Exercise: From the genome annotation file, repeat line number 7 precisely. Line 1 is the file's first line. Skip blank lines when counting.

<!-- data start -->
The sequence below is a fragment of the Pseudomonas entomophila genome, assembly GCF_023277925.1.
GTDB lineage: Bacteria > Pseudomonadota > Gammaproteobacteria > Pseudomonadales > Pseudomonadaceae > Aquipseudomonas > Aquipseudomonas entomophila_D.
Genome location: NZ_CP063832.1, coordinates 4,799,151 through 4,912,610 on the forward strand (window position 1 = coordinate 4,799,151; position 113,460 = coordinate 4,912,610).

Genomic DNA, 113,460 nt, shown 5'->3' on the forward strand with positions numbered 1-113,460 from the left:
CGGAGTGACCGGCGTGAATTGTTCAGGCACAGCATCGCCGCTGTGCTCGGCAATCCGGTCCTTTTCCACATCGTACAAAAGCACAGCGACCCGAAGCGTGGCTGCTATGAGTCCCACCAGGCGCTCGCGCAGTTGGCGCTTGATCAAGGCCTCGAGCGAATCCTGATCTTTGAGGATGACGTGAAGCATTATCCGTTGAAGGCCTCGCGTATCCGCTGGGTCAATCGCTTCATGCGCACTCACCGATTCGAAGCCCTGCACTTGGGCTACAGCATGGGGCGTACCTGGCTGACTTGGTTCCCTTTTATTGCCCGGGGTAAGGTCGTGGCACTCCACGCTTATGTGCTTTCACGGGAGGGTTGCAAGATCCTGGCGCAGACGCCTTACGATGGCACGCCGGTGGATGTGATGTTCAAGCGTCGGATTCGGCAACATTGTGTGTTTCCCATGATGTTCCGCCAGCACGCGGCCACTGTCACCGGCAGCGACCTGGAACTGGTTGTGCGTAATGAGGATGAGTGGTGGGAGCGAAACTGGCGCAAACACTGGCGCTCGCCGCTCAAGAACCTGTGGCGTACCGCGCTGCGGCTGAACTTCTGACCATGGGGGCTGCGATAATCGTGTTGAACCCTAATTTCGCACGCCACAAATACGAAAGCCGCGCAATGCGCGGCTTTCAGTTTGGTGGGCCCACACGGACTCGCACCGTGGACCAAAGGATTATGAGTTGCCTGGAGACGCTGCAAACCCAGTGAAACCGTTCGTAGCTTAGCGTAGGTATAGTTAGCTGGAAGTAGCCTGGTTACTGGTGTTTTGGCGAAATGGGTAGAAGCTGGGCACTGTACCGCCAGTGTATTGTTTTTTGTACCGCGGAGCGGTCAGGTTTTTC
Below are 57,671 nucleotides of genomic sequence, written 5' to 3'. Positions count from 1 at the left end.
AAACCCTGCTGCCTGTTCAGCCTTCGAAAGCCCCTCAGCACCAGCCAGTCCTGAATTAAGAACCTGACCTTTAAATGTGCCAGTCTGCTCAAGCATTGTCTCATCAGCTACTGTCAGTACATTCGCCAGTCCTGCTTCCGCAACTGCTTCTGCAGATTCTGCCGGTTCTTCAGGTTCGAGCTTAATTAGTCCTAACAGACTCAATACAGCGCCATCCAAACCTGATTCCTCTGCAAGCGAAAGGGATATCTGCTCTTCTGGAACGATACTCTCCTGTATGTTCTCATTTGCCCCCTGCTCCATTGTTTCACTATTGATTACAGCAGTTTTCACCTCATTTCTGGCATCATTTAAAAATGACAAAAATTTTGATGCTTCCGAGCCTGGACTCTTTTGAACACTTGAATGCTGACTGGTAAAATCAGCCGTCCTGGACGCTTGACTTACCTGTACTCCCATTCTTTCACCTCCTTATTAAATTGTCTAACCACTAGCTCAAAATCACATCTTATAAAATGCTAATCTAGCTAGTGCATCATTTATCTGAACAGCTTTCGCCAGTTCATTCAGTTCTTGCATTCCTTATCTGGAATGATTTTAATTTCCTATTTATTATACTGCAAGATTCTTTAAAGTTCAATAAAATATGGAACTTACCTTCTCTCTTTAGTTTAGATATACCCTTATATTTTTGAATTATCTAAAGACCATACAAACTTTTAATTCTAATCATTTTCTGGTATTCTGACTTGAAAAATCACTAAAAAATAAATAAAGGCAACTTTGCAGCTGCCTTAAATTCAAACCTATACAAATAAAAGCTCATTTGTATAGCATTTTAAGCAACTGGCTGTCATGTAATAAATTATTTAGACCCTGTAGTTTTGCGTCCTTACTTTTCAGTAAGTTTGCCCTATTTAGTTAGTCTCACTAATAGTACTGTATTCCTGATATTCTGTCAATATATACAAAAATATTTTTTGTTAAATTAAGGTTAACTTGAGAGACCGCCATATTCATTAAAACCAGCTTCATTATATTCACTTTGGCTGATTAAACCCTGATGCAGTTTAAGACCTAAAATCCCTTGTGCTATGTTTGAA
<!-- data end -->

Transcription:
AAACCCTGCTGCCTGTTCAGCCTTCGAAAGCCCCTCAGCACCAGCCAGTCCTGAATTAAGAACCTGACCTTTAAATGTGCCAGTCTGCTCAAGCATTGTCTCATCAGCTACTGTCAGTACATTCGCCAGTCCTGCTTCCGCAACTGCTTCTGCAGATTCTGCCGGTTCTTCAGGTTCGAGCTTAATTAGTCCTAACAGACTCAATACAGCGCCATCCAAACCTGATTCCTCTGCAAGCGAAAGGGATATCTGCTCTTCTGGAACGATACTCTCCTGTATGTTCTCATTTGCCCCCTGCTCCATTGTTTCACTATTGATTACAGCAGTTTTCACCTCATTTCTGGCATCATTTAAAAATGACAAAAATTTTGATGCTTCCGAGCCTGGACTCTTTTGAACACTTGAATGCTGACTGGTAAAATCAGCCGTCCTGGACGCTTGACTTACCTGTACTCCCATTCTTTCACCTCCTTATTAAATTGTCTAACCACTAGCTCAAAATCACATCTTATAAAATGCTAATCTAGCTAGTGCATCATTTATCTGAACAGCTTTCGCCAGTTCATTCAGTTCTTGCATTCCTTATCTGGAATGATTTTAATTTCCTATTTATTATACTGCAAGATTCTTTAAAGTTCAATAAAATATGGAACTTACCTTCTCTCTTTAGTTTAGATATACCCTTATATTTTTGAATTATCTAAAGACCATACAAACTTTTAATTCTAATCATTTTCTGGTATTCTGACTTGAAAAATCACTAAAAAATAAATAAAGGCAACTTTGCAGCTGCCTTAAATTCAAACCTATACAAATAAAAGCTCATTTGTATAGCATTTTAAGCAACTGGCTGTCATGTAATAAATTATTTAGACCCTGTAGTTTTGCGTCCTTACTTTTCAGTAAGTTTGCCCTATTTAGTTAGTCTCACTAATAGTACTGTATTCCTGATATTCTGTCAATATATACAAAAATATTTTTTGTTAAATTAAGGTTAACTTGAGAGACCGCCATATTCATTAAAACCAGCTTCATTATATTCACTTTGGCTGATTAAACCCTGATGCAGTTTAAGACCTAAAATCCCTTGTGCTATGTTTGAA